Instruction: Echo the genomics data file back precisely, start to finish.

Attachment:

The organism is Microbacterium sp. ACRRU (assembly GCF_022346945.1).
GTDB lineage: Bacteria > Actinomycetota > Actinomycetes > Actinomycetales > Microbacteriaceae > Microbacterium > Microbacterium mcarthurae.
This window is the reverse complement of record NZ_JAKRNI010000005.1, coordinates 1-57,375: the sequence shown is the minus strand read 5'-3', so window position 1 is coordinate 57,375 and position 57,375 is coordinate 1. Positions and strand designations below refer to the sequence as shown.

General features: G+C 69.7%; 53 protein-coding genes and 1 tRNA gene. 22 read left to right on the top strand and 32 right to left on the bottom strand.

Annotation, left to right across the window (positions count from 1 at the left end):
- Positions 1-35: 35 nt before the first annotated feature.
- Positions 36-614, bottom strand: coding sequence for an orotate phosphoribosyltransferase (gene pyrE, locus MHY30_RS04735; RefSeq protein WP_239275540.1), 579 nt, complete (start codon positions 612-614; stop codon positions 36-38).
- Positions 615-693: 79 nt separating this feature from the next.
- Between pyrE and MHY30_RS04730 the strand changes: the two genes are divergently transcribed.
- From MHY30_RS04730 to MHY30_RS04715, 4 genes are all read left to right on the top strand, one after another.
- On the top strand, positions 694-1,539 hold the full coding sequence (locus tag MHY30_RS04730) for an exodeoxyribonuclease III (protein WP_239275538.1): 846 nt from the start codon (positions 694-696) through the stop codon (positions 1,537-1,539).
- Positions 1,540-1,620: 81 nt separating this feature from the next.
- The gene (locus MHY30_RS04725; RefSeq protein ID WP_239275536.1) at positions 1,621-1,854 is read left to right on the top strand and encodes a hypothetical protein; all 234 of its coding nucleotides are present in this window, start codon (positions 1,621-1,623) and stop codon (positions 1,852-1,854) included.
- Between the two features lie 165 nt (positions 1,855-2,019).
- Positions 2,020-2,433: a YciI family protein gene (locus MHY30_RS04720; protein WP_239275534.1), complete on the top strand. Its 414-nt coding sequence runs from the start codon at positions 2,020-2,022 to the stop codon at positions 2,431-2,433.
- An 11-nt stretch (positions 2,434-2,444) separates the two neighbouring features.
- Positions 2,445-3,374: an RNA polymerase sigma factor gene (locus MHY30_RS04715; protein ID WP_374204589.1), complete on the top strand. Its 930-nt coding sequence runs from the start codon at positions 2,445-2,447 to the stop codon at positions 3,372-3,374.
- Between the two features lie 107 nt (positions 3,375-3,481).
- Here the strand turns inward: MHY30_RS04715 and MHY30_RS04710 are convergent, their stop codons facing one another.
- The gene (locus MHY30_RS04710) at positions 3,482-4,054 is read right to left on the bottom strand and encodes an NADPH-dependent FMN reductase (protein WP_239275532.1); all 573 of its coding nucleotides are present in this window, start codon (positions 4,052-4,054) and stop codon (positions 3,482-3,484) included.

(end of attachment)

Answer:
The organism is Microbacterium sp. ACRRU (assembly GCF_022346945.1).
GTDB lineage: Bacteria > Actinomycetota > Actinomycetes > Actinomycetales > Microbacteriaceae > Microbacterium > Microbacterium mcarthurae.
This window is the reverse complement of record NZ_JAKRNI010000005.1, coordinates 1-57,375: the sequence shown is the minus strand read 5'-3', so window position 1 is coordinate 57,375 and position 57,375 is coordinate 1. Positions and strand designations below refer to the sequence as shown.

General features: G+C 69.7%; 53 protein-coding genes and 1 tRNA gene. 22 read left to right on the top strand and 32 right to left on the bottom strand.

Annotation, left to right across the window (positions count from 1 at the left end):
- Positions 1-35: 35 nt before the first annotated feature.
- Positions 36-614, bottom strand: coding sequence for an orotate phosphoribosyltransferase (gene pyrE, locus MHY30_RS04735; RefSeq protein WP_239275540.1), 579 nt, complete (start codon positions 612-614; stop codon positions 36-38).
- Positions 615-693: 79 nt separating this feature from the next.
- Between pyrE and MHY30_RS04730 the strand changes: the two genes are divergently transcribed.
- From MHY30_RS04730 to MHY30_RS04715, 4 genes are all read left to right on the top strand, one after another.
- On the top strand, positions 694-1,539 hold the full coding sequence (locus tag MHY30_RS04730) for an exodeoxyribonuclease III (protein WP_239275538.1): 846 nt from the start codon (positions 694-696) through the stop codon (positions 1,537-1,539).
- Positions 1,540-1,620: 81 nt separating this feature from the next.
- The gene (locus MHY30_RS04725; RefSeq protein ID WP_239275536.1) at positions 1,621-1,854 is read left to right on the top strand and encodes a hypothetical protein; all 234 of its coding nucleotides are present in this window, start codon (positions 1,621-1,623) and stop codon (positions 1,852-1,854) included.
- Between the two features lie 165 nt (positions 1,855-2,019).
- Positions 2,020-2,433: a YciI family protein gene (locus MHY30_RS04720; protein WP_239275534.1), complete on the top strand. Its 414-nt coding sequence runs from the start codon at positions 2,020-2,022 to the stop codon at positions 2,431-2,433.
- An 11-nt stretch (positions 2,434-2,444) separates the two neighbouring features.
- Positions 2,445-3,374: an RNA polymerase sigma factor gene (locus MHY30_RS04715; protein ID WP_374204589.1), complete on the top strand. Its 930-nt coding sequence runs from the start codon at positions 2,445-2,447 to the stop codon at positions 3,372-3,374.
- Between the two features lie 107 nt (positions 3,375-3,481).
- Here the strand turns inward: MHY30_RS04715 and MHY30_RS04710 are convergent, their stop codons facing one another.
- The gene (locus MHY30_RS04710) at positions 3,482-4,054 is read right to left on the bottom strand and encodes an NADPH-dependent FMN reductase (protein WP_239275532.1); all 573 of its coding nucleotides are present in this window, start codon (positions 4,052-4,054) and stop codon (positions 3,482-3,484) included.